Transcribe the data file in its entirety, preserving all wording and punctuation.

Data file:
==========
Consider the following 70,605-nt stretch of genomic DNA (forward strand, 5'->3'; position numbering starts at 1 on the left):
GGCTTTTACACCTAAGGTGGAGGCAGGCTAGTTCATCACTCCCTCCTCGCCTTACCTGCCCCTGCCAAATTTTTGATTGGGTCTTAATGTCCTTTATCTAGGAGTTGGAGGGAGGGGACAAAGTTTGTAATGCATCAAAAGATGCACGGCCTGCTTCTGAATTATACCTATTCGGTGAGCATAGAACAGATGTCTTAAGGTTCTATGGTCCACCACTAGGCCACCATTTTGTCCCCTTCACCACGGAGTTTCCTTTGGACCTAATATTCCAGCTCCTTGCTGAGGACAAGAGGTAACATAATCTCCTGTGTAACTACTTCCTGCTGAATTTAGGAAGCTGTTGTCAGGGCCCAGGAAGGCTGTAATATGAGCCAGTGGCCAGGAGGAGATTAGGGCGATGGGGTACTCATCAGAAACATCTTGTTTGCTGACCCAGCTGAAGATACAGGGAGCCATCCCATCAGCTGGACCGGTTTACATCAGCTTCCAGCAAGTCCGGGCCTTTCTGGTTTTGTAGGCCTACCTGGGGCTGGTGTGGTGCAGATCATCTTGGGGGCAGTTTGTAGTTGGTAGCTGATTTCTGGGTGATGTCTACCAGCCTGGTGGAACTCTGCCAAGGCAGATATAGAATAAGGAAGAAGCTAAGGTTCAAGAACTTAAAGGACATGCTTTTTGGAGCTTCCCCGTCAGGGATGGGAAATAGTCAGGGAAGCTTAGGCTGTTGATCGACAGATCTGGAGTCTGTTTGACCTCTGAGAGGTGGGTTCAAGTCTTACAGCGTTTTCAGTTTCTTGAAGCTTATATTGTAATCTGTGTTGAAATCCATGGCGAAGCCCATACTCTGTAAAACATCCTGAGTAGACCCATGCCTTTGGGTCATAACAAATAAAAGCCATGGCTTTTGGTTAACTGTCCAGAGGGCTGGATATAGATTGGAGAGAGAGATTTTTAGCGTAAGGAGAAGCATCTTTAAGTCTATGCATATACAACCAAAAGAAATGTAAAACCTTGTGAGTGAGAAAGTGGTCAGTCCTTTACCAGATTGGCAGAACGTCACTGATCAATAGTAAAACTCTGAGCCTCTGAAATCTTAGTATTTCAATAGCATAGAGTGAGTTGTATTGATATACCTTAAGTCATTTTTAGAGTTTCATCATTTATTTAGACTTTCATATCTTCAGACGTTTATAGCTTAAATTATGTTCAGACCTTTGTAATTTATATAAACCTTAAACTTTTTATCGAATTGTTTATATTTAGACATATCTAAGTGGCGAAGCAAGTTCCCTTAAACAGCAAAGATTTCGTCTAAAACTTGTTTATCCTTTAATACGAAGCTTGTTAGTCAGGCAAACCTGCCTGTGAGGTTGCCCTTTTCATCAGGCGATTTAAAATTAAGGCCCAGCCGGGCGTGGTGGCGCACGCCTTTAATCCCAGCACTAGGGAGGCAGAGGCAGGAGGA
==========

Consider the following 70,605-nt stretch of genomic DNA (forward strand, 5'->3'; position numbering starts at 1 on the left):
GGCTTTTACACCTAAGGTGGAGGCAGGCTAGTTCATCACTCCCTCCTCGCCTTACCTGCCCCTGCCAAATTTTTGATTGGGTCTTAATGTCCTTTATCTAGGAGTTGGAGGGAGGGGACAAAGTTTGTAATGCATCAAAAGATGCACGGCCTGCTTCTGAATTATACCTATTCGGTGAGCATAGAACAGATGTCTTAAGGTTCTATGGTCCACCACTAGGCCACCATTTTGTCCCCTTCACCACGGAGTTTCCTTTGGACCTAATATTCCAGCTCCTTGCTGAGGACAAGAGGTAACATAATCTCCTGTGTAACTACTTCCTGCTGAATTTAGGAAGCTGTTGTCAGGGCCCAGGAAGGCTGTAATATGAGCCAGTGGCCAGGAGGAGATTAGGGCGATGGGGTACTCATCAGAAACATCTTGTTTGCTGACCCAGCTGAAGATACAGGGAGCCATCCCATCAGCTGGACCGGTTTACATCAGCTTCCAGCAAGTCCGGGCCTTTCTGGTTTTGTAGGCCTACCTGGGGCTGGTGTGGTGCAGATCATCTTGGGGGCAGTTTGTAGTTGGTAGCTGATTTCTGGGTGATGTCTACCAGCCTGGTGGAACTCTGCCAAGGCAGATATAGAATAAGGAAGAAGCTAAGGTTCAAGAACTTAAAGGACATGCTTTTTGGAGCTTCCCCGTCAGGGATGGGAAATAGTCAGGGAAGCTTAGGCTGTTGATCGACAGATCTGGAGTCTGTTTGACCTCTGAGAGGTGGGTTCAAGTCTTACAGCGTTTTCAGTTTCTTGAAGCTTATATTGTAATCTGTGTTGAAATCCATGGCGAAGCCCATACTCTGTAAAACATCCTGAGTAGACCCATGCCTTTGGGTCATAACAAATAAAAGCCATGGCTTTTGGTTAACTGTCCAGAGGGCTGGATATAGATTGGAGAGAGAGATTTTTAGCGTAAGGAGAAGCATCTTTAAGTCTATGCATATACAACCAAAAGAAATGTAAAACCTTGTGAGTGAGAAAGTGGTCAGTCCTTTACCAGATTGGCAGAACGTCACTGATCAATAGTAAAACTCTGAGCCTCTGAAATCTTAGTATTTCAATAGCATAGAGTGAGTTGTATTGATATACCTTAAGTCATTTTTAGAGTTTCATCATTTATTTAGACTTTCATATCTTCAGACGTTTATAGCTTAAATTATGTTCAGACCTTTGTAATTTATATAAACCTTAAACTTTTTATCGAATTGTTTATATTTAGACATATCTAAGTGGCGAAGCAAGTTCCCTTAAACAGCAAAGATTTCGTCTAAAACTTGTTTATCCTTTAATACGAAGCTTGTTAGTCAGGCAAACCTGCCTGTGAGGTTGCCCTTTTCATCAGGCGATTTAAAATTAAGGCCCAGCCGGGCGTGGTGGCGCACGCCTTTAATCCCAGCACTAGGGAGGCAGAGGCAGGAGGA